The state of hunger in N.H.: A disconnect between need and available food
Jon Eriquezzo is having trouble getting the food he needs through national supply chains to deliver nutritious meals to seniors and people who are homebound, and as president of the Hillsborough Meals on Wheels, that’s a problem. But locally, at food pantries and farms, he’s seeing an excess supply.
Food pantries, meanwhile, have been turning away deliveries because they don’t have the storage space and the food isn’t moving off their shelves fast enough, say state employees who administer an emergency food program.
But this excess doesn’t mean the state has solved its hunger and food insecurity problems, according to advocates. They point to the nearly 80,000 people who reported not having enough to eat in the last seven days in Census Pulse data from early February, numbers that have swollen by 30,000 since last September. This comes at a time when one in four people are having trouble paying for basic household expenses.
“It’s not that people don’t need,” said Laura Milliken, executive director at New Hampshire Hunger Solutions.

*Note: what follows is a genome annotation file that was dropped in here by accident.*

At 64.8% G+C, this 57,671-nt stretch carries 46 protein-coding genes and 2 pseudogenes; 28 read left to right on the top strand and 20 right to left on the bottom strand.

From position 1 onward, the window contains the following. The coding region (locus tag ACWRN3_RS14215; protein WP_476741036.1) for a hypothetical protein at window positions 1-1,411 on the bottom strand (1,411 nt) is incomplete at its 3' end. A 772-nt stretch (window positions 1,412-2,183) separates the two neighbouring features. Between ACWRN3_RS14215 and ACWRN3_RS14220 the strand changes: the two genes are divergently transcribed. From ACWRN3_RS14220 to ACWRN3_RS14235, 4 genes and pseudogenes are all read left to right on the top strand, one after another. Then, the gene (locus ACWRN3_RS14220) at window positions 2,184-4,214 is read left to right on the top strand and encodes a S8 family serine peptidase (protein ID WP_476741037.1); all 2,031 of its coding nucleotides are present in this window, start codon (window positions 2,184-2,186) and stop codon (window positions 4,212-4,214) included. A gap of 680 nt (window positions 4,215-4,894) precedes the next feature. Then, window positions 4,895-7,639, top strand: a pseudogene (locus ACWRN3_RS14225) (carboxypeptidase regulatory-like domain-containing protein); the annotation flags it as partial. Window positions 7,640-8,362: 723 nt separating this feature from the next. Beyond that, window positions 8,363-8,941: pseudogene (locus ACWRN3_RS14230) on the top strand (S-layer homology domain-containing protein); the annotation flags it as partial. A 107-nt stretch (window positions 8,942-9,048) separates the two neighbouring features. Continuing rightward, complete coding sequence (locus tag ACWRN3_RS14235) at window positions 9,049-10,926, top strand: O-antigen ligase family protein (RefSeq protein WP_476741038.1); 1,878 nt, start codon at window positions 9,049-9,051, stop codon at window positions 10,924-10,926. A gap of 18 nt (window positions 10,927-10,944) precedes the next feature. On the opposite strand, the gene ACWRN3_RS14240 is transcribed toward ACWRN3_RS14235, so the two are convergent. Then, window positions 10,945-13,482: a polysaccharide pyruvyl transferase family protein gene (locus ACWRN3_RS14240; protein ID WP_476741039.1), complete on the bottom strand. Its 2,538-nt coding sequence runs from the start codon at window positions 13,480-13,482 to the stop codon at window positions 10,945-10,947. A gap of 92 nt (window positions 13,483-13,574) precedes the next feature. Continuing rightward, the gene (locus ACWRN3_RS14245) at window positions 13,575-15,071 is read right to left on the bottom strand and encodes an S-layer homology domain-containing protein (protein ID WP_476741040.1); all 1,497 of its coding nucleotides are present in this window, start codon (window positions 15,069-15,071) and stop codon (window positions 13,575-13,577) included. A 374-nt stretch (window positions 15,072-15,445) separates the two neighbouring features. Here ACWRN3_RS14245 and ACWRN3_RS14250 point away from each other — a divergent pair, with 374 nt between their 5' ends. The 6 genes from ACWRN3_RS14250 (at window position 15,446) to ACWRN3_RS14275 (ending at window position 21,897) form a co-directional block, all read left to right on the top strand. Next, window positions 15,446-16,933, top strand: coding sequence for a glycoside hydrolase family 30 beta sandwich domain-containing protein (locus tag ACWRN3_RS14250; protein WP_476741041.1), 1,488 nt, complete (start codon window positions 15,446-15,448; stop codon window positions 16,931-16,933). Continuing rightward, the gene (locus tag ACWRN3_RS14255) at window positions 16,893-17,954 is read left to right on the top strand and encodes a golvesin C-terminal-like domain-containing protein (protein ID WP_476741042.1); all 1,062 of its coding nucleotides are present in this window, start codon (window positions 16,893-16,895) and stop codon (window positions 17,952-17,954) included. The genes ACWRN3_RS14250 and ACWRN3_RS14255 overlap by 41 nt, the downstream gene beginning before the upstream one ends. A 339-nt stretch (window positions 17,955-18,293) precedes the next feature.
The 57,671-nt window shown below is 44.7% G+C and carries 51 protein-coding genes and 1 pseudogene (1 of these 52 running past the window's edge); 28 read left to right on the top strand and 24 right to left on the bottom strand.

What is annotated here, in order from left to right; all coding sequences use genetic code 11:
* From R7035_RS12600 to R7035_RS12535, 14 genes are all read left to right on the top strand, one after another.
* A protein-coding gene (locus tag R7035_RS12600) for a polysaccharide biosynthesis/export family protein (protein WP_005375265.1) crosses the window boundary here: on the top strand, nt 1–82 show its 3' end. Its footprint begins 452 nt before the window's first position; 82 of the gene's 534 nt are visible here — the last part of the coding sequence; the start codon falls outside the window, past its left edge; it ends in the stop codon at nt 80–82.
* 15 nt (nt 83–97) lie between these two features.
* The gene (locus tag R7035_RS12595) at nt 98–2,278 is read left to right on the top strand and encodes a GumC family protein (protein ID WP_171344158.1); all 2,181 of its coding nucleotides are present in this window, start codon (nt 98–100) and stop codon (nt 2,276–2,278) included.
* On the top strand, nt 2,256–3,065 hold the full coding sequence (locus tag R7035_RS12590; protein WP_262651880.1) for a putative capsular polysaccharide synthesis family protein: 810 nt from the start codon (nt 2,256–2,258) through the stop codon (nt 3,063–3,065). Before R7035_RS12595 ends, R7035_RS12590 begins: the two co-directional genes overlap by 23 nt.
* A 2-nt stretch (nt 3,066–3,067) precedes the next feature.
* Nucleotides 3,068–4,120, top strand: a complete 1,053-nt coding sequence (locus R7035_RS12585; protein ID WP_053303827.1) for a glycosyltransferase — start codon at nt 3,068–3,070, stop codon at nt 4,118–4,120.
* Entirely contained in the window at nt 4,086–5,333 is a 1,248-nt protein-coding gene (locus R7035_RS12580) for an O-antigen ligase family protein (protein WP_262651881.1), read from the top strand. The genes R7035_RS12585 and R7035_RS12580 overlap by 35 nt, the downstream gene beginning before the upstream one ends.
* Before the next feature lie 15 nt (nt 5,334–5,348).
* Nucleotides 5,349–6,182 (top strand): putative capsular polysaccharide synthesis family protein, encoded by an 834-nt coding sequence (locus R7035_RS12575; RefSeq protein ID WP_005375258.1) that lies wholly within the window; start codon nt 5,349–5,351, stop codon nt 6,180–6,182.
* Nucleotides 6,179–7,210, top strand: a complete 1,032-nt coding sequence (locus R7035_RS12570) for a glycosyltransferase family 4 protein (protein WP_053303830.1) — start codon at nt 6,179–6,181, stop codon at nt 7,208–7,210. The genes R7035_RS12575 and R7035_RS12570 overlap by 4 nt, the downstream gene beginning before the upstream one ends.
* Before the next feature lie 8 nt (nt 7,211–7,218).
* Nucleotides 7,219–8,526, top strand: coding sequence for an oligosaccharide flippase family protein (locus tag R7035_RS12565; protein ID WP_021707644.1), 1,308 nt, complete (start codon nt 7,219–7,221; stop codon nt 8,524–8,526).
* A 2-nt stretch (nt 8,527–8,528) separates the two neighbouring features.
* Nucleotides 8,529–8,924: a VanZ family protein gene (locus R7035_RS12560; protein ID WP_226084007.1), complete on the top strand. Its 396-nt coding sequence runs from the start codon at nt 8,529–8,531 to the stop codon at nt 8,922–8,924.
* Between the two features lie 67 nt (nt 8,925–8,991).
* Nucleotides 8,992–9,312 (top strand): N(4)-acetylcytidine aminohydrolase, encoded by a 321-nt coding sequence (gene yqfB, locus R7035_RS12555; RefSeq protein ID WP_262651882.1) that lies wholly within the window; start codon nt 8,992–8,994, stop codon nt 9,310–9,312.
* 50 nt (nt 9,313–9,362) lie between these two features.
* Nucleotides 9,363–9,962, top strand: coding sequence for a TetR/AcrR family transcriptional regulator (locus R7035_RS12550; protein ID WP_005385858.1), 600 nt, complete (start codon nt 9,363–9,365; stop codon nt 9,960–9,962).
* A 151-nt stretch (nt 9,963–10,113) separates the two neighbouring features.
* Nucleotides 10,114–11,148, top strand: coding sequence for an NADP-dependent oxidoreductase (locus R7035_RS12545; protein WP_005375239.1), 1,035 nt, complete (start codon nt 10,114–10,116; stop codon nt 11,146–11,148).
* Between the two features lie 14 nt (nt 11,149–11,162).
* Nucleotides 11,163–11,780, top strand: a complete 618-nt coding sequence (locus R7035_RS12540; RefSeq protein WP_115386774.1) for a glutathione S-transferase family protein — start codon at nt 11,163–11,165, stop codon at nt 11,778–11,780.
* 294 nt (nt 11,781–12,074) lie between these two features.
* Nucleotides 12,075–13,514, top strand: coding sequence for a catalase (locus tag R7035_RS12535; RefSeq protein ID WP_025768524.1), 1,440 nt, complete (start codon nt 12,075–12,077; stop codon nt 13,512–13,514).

Advocates like Milliken are concerned that federal aid programs aren’t being used as much as they should, which means people who need help aren’t getting it. Participation in those programs is low, said Milliken. She pointed to SNAP, or the Supplemental Nutrition Assistance program, which is at a 10-year low in terms of participation and has continued declining during the pandemic without a clear explanation why. “We’re not honestly 100 percent sure why that is,” she said, although she noted that the state hasn’t made helping people access the program a priority for years.
New Hampshire is lagging compared to other states, ranking 39th in the nation when it comes to SNAP participation and 47th in the nation for participation in school breakfast.